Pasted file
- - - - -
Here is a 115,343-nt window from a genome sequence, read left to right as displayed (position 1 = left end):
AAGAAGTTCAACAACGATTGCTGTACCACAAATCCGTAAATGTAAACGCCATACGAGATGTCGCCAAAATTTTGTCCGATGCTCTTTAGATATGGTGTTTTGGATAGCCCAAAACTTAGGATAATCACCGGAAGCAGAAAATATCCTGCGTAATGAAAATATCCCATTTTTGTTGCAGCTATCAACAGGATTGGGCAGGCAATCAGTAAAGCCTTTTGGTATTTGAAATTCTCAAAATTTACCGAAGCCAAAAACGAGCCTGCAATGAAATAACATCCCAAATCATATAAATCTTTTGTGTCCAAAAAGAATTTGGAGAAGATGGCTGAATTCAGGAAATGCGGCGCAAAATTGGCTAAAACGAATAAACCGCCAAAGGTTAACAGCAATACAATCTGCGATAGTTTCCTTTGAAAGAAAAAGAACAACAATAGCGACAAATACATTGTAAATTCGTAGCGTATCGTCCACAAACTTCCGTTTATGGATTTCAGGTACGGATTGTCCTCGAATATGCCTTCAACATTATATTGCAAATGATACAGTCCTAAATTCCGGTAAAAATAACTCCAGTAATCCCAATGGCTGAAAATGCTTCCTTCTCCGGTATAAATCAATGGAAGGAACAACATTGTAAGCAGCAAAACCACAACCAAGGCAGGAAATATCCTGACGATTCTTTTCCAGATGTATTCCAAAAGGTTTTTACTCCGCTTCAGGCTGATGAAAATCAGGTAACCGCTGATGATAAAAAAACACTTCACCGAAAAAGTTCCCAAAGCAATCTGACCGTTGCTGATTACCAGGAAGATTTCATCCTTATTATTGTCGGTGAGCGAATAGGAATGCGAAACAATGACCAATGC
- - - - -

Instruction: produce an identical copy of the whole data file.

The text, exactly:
Here is a 115,343-nt window from a genome sequence, read left to right as displayed (position 1 = left end):
AAGAAGTTCAACAACGATTGCTGTACCACAAATCCGTAAATGTAAACGCCATACGAGATGTCGCCAAAATTTTGTCCGATGCTCTTTAGATATGGTGTTTTGGATAGCCCAAAACTTAGGATAATCACCGGAAGCAGAAAATATCCTGCGTAATGAAAATATCCCATTTTTGTTGCAGCTATCAACAGGATTGGGCAGGCAATCAGTAAAGCCTTTTGGTATTTGAAATTCTCAAAATTTACCGAAGCCAAAAACGAGCCTGCAATGAAATAACATCCCAAATCATATAAATCTTTTGTGTCCAAAAAGAATTTGGAGAAGATGGCTGAATTCAGGAAATGCGGCGCAAAATTGGCTAAAACGAATAAACCGCCAAAGGTTAACAGCAATACAATCTGCGATAGTTTCCTTTGAAAGAAAAAGAACAACAATAGCGACAAATACATTGTAAATTCGTAGCGTATCGTCCACAAACTTCCGTTTATGGATTTCAGGTACGGATTGTCCTCGAATATGCCTTCAACATTATATTGCAAATGATACAGTCCTAAATTCCGGTAAAAATAACTCCAGTAATCCCAATGGCTGAAAATGCTTCCTTCTCCGGTATAAATCAATGGAAGGAACAACATTGTAAGCAGCAAAACCACAACCAAGGCAGGAAATATCCTGACGATTCTTTTCCAGATGTATTCCAAAAGGTTTTTACTCCGCTTCAGGCTGATGAAAATCAGGTAACCGCTGATGATAAAAAAACACTTCACCGAAAAAGTTCCCAAAGCAATCTGACCGTTGCTGATTACCAGGAAGATTTCATCCTTATTATTGTCGGTGAGCGAATAGGAATGCGAAACAATGACCAATGC